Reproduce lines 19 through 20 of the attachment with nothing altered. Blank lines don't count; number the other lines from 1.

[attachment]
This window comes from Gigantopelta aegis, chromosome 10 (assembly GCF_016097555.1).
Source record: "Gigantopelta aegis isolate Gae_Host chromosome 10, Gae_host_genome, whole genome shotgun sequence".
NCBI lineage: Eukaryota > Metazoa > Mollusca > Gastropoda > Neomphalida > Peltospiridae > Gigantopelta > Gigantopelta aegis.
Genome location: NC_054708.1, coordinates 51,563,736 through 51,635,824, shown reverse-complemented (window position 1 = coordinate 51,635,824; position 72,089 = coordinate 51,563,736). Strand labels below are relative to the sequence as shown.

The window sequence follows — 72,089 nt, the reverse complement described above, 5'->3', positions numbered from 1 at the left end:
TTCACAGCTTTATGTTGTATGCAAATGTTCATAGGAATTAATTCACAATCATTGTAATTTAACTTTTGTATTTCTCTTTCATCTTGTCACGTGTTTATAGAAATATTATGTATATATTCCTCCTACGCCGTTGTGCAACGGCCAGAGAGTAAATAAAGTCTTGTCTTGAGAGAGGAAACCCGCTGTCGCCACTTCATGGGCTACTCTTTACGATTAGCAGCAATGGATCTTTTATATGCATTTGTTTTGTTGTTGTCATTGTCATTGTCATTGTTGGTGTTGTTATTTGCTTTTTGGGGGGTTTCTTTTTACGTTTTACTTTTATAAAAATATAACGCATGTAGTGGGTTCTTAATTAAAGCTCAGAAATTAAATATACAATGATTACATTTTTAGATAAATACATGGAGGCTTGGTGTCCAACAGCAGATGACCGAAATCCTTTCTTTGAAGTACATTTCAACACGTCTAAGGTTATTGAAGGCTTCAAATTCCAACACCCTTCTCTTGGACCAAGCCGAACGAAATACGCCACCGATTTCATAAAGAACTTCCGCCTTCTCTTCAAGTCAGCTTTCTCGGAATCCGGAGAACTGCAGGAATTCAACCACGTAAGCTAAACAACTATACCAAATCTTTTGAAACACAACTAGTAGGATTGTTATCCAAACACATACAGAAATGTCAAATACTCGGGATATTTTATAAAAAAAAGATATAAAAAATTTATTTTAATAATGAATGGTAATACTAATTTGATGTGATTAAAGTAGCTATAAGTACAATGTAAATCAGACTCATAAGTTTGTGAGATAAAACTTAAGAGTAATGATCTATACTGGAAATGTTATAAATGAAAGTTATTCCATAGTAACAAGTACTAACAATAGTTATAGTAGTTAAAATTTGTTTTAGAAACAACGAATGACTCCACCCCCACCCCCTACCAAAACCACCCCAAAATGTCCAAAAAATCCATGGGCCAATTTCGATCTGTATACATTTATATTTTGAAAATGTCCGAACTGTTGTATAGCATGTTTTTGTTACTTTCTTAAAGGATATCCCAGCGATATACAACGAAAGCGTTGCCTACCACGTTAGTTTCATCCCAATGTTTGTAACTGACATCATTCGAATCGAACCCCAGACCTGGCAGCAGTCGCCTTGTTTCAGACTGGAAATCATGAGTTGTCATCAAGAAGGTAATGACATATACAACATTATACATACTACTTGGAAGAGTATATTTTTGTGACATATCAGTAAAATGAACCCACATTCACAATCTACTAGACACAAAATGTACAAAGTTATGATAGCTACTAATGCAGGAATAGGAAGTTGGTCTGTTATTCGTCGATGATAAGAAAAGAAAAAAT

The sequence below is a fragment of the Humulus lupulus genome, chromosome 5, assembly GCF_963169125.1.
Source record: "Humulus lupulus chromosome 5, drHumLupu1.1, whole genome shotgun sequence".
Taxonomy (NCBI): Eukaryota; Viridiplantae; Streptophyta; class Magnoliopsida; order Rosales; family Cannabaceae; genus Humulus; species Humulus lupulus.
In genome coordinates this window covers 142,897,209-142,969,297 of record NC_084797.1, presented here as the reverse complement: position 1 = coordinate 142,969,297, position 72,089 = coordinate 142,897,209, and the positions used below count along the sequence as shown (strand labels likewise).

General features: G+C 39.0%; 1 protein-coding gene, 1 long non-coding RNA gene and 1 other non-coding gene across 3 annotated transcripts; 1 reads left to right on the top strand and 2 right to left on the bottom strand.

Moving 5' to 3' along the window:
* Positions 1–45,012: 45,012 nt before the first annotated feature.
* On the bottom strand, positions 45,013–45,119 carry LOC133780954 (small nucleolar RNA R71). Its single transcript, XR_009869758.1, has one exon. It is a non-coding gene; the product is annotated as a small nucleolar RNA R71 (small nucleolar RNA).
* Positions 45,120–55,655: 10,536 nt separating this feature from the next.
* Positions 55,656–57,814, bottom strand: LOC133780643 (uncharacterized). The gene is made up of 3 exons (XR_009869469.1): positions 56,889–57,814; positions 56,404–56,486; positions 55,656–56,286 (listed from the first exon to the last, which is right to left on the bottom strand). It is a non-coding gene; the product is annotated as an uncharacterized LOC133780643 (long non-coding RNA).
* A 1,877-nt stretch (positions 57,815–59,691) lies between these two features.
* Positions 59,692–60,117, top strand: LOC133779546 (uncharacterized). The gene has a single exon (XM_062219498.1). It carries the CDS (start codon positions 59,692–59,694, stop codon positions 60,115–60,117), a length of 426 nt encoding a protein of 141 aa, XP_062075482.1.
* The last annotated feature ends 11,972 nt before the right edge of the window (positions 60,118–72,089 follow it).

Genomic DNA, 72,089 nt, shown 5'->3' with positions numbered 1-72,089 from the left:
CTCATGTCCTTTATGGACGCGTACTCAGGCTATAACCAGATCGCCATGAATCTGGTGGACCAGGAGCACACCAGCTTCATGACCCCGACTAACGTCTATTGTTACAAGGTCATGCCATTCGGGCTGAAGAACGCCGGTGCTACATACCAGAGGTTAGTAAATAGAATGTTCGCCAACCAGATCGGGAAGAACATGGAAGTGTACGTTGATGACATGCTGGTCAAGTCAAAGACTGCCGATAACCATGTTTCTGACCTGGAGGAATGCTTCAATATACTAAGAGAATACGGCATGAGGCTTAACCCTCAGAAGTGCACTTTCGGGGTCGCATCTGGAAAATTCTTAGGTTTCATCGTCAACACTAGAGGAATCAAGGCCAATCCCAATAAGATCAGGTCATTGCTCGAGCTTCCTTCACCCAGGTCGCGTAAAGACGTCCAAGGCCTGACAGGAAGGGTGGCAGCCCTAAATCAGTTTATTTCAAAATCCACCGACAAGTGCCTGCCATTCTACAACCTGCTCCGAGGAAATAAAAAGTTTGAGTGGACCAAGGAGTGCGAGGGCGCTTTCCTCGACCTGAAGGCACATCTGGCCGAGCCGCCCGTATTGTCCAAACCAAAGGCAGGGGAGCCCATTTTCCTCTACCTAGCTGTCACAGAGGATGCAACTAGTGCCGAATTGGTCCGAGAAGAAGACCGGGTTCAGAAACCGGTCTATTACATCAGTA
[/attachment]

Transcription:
* The last annotated feature ends 11,972 nt before the right edge of the window (positions 60,118–72,089 follow it).

Genomic DNA, 72,089 nt, shown 5'->3' with positions numbered 1-72,089 from the left: